Enfusia Debra Myers Northwestern Mutual Hand Sanitizer

How Bath Products Manufacturer Enfusia Started to Supply Hand Sanitizer to Businesses

This article was originally published by Northwestern Mutual in their #openforbusiness series.

Small business owners have seen their companies change overnight due to the coronavirus. In our #openforbusiness series, we’re highlighting Northwestern Mutual clients who have been forced to get creative in order to adapt to these unprecedented times and keep their businesses running. We hope you’ll get inspiration from their stories and help support them whenever possible.

The harsh chemicals and fragrances in most traditional bath and body products always irritated my eczema. So, 15 years ago, I started Enfusia to manufacture and distribute artisan bath and body products such as bath bombs, soaks and soap. Our company philosophy is simple: rejuvenate, restore and renew — and our line of luxurious natural products has evolved as we’ve grown.

When the pandemic hit in early March, we got two large orders for hand sanitizer from two major Texas-based grocery stores for their employees. Here’s how we got our hand sanitizer production up and running so quickly.


Hand sanitizer is regulated by the U.S. Food and Drug Administration because it’s considered an over-the-counter drug. So before we could begin, we had to get the proper approvals. We managed to get these in 14 days.

Then, we worked hard to find to secure a domestic source of ethanol at a reasonable price that had the proper certificates of analysis for purity. Safety is super important, and we wanted to make sure what we use is clean and does not contain any methanol, which is quite dangerous if absorbed into the skin. While this was a challenge, our suppliers worked hard to get us what we needed and to keep the supply coming — even as everything turned into the Wild West.

Our next challenge was finding bottles. We ended up repurposing our own bubble bath bottles and our graphics team created new labels. We even got in touch with a competitor that had closed because of the pandemic to purchase the packaging they weren’t using.


As soon as the Paycheck Protection Program started, we reached out to our local bank. We were approved almost immediately, and it helped us breathe. We had started cutting hours but we never laid anyone off. Getting the PPP loan meant we didn’t have to worry about taking care of all 35 of our employees, which allowed us to focus on securing the raw materials and packaging we needed. In addition to the hand sanitizer, we introduced Enfusia Cloth Mask Refresher Spray. Our regular sales are down but the new products have not only helped cushion what could have been a tremendous blow to our company but their success also allowed us to give every employee a $500 bonus about 45 days into this new project.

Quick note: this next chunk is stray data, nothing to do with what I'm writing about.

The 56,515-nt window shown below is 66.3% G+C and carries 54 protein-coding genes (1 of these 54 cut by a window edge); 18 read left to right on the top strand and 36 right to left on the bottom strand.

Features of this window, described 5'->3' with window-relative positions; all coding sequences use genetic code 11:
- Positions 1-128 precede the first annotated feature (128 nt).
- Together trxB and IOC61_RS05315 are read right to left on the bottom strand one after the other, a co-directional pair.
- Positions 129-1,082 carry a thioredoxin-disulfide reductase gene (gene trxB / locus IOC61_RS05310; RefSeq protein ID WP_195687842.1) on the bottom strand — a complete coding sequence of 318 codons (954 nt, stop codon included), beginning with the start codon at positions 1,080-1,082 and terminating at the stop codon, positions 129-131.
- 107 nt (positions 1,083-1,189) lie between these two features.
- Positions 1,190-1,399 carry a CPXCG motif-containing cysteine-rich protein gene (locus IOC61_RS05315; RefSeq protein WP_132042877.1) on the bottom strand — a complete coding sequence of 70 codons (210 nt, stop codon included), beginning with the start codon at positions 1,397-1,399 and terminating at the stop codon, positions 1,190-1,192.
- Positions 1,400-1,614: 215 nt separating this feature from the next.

I did not let fear control the decision to pivot. We reached out immediately to our long-term customers and asked for their input, and almost all of them offered their support. Fueled by their belief in us and our willingness to do the work, we made it happen. We are not the cheapest guy on the block, but we were transparent about our costs. The trust factor is huge; customers know we aren’t inflating expenses and they know our products are safe and effective.


We don’t have a fancy PR department so everything we do in terms of promotion is grassroots. We have gotten some local coverage and we now post updates regularly on our Facebook and Instagram pages. It’s a team effort. We post about FDA findings regarding hand sanitizers, ingredient education and some fun things, too. After all, social media is meant to be social — it can’t just be us saying, buy my stuff!


Our products are manufactured by people, not machines — our products have kept people working through the pandemic. We think it’s important for people to support American businesses, so we look for domestic suppliers first for everything we make. We then come closer and try to find it in Texas, and then one step closer in Houston. We want to know our suppliers and for them to know us. It matters — especially when things are difficult. Plus, if you can purchase products made closer to home, then make a commitment to do that. You may be shocked at the feeling you get from doing it. You can be part of the solution if you want to be.

What I’ve learned through this whole experience is that you don’t need to see the end of the path — often just getting on the path and taking one step at a time is sufficient.

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